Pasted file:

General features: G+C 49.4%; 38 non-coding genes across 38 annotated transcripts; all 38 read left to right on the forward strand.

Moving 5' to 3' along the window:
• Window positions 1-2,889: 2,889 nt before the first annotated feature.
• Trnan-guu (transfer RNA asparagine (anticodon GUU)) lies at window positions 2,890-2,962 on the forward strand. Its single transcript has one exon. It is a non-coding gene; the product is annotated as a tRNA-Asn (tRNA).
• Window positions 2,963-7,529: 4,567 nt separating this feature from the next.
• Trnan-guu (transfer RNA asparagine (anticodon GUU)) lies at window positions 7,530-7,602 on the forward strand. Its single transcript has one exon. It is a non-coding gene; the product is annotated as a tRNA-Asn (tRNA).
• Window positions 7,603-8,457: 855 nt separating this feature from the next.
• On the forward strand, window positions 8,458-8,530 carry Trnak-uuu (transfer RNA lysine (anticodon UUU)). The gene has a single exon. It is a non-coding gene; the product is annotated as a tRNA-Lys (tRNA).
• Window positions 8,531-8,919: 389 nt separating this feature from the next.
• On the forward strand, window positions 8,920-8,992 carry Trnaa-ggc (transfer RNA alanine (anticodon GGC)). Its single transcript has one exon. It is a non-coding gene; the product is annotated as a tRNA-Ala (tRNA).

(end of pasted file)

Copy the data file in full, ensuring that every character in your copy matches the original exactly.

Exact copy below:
General features: G+C 49.4%; 38 non-coding genes across 38 annotated transcripts; all 38 read left to right on the forward strand.

Moving 5' to 3' along the window:
• Window positions 1-2,889: 2,889 nt before the first annotated feature.
• Trnan-guu (transfer RNA asparagine (anticodon GUU)) lies at window positions 2,890-2,962 on the forward strand. Its single transcript has one exon. It is a non-coding gene; the product is annotated as a tRNA-Asn (tRNA).
• Window positions 2,963-7,529: 4,567 nt separating this feature from the next.
• Trnan-guu (transfer RNA asparagine (anticodon GUU)) lies at window positions 7,530-7,602 on the forward strand. Its single transcript has one exon. It is a non-coding gene; the product is annotated as a tRNA-Asn (tRNA).
• Window positions 7,603-8,457: 855 nt separating this feature from the next.
• On the forward strand, window positions 8,458-8,530 carry Trnak-uuu (transfer RNA lysine (anticodon UUU)). The gene has a single exon. It is a non-coding gene; the product is annotated as a tRNA-Lys (tRNA).
• Window positions 8,531-8,919: 389 nt separating this feature from the next.
• On the forward strand, window positions 8,920-8,992 carry Trnaa-ggc (transfer RNA alanine (anticodon GGC)). Its single transcript has one exon. It is a non-coding gene; the product is annotated as a tRNA-Ala (tRNA).